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Summary: In this passage of scripture, we can see three things. First, we can see where caution hinders compassion. Secondly, we can see where compassion builds community. Finally, we can see where members of the community must be accountable to God and each other.

DISCIPLESHIP AND DISTORTION

Text: Mark 9:38 – 50

There is the story of an army chaplain who once told his men that he did not believe in hell. Some of his men responded by saying that his services would no longer be needed. The one who tells this story (Warren W. Wiersbe) also says what some of those men might have been thinking which was: “… if there is no hell, then why worry about death? But if there is a hell [and there is] then the chaplain was leading them astray! Either way, they would be better off without him!” (Warren W. Wiersbe. The Bible Exposition Commentary. Volume 1. Wheaton: Victor Books, 1989, p. 143). This chaplain’s distorted point of view could even contribute to leading someone astray in a way that would be eternally costly. Why is this story important as it relates to today’s text? It is important because, like this chaplain, there are some with distorted points of view that could be costly unless they are corrected. We might even say that much like an optometrist, Jesus gives His disciples corrective lenses to see what is blurry---distorted to them. Jesus pointed out to them their blind spots. It is as if Jesus gives them a set of bifocals that helps them to look “inwardly” at themselves as well as “outwardly” at the world around them. As Christian disciples, we all need these “spiritual bifocals”.

In this passage of scripture, we can see three things. First, we can see where caution hinders compassion. Secondly, we can see where compassion builds community. Finally, we can see where members of the community must be accountable to God and each other.

CAUTION VERSUS COMPASSION

Exercising caution shows wisdom. When we are driving, we know that at a traffic light green means go, yellow means caution, and red mean stop. Naturally, we use wisdom when driving through an intersection. Like driving, living the right way as Christian disciples has its rules.

Can exercising caution hinder compassion? The answer to that question is yes. The actions of the disciples in this story illustrate how caution can hinder compassion. The twelve disciples appear to be annoyed with this “alien [disciple] exorcist”. There are two possible explanations, One, they are annoyed because he is not one of their group. Secondly, the reason that the disciples are annoyed seems to be that he is successful in his exorcism where they failed in their ability at exorcism earlier in Mark 9. Someone (Brueggemann, Cousar, Gaventa & Newsom) even points out that the success of this “alien disciple ” seems to be a threat to not only their lack of success but their “status” as well because of his success. (Walter Brueggemann, Charles B. Cousar, Beverly R. Gaventa, James D. Newsome. Texts For Preaching: Year B. Louisville: Westminster John Knox Press, 1993, p. 529). So Jesus tells them “Do not stop him … no one who does a miracle in my name can in the next moment say anything bad about me, for whoever is not against is for us” (Mark 9:39 – 40 TNIV). Was the caution really caution or was it pride dressed up like caution? What about compassion? Here was a man in need of healing.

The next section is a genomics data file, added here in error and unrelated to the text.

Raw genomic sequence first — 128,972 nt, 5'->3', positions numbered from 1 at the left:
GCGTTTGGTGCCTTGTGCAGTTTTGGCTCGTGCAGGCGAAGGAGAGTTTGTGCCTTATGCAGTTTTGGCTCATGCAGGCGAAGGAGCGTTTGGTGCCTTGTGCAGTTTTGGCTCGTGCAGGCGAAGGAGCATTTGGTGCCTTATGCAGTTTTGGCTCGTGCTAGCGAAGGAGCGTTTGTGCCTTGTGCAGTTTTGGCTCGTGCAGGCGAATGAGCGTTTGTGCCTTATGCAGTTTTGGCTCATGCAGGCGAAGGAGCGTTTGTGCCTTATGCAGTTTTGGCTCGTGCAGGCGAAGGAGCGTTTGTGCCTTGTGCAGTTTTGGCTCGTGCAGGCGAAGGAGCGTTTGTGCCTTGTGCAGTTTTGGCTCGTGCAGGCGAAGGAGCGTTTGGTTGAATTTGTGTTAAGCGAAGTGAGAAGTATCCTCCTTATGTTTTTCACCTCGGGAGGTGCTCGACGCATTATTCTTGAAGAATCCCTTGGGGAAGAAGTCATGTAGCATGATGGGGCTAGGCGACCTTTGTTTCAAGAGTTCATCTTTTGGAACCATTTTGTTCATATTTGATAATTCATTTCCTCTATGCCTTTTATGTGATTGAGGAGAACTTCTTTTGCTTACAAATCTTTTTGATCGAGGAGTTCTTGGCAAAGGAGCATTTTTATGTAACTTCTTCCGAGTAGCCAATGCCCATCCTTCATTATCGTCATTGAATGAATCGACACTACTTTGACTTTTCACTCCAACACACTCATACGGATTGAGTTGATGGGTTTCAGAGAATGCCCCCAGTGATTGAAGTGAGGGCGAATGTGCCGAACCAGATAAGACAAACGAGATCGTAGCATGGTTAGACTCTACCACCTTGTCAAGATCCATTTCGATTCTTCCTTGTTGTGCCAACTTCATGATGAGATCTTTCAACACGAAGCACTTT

COMPASSION BUILDS COMMUNITY

How often do we get hung up on things that run contrary to our purpose? How often do we overlook what really matters? Sometimes it takes a crisis to “remove the scales from our eyes” before we will see the things that matter rather than focus on our differences. “The intensive care waiting room is a different world. No one is a stranger. They help one another. They grieve with one another and shed tears of joy together. There is no distinction of race or class. Vanity and pretense vanish. Everything focuses on the next doctor's report or the next telephone call. Here in this anxious stillness it becomes clear that loving someone else is what life is all about. Why does it take the intensive care waiting room to teach us to forget our irritations and love one another?” (Herb Miller. Actions Speak Louder Than Verbs. Nashville: Abingdon Press, 1989, p. 71). Did you notice the compassion in this story that would not likely exist outside that waiting room?

Compassion builds community because it can reach out to those in the margins. There are always people who are hurting for one reason or another. There are many who hunger to belong. Some are scared to risk getting involved because they feel that they might get hurt. Many stand on the sidelines for various reasons. The one thing that they all have in common is the brokenness that they feel. Compassion reaches out where others are scared to take the chance. Consider the following story and how it illustrates just that.

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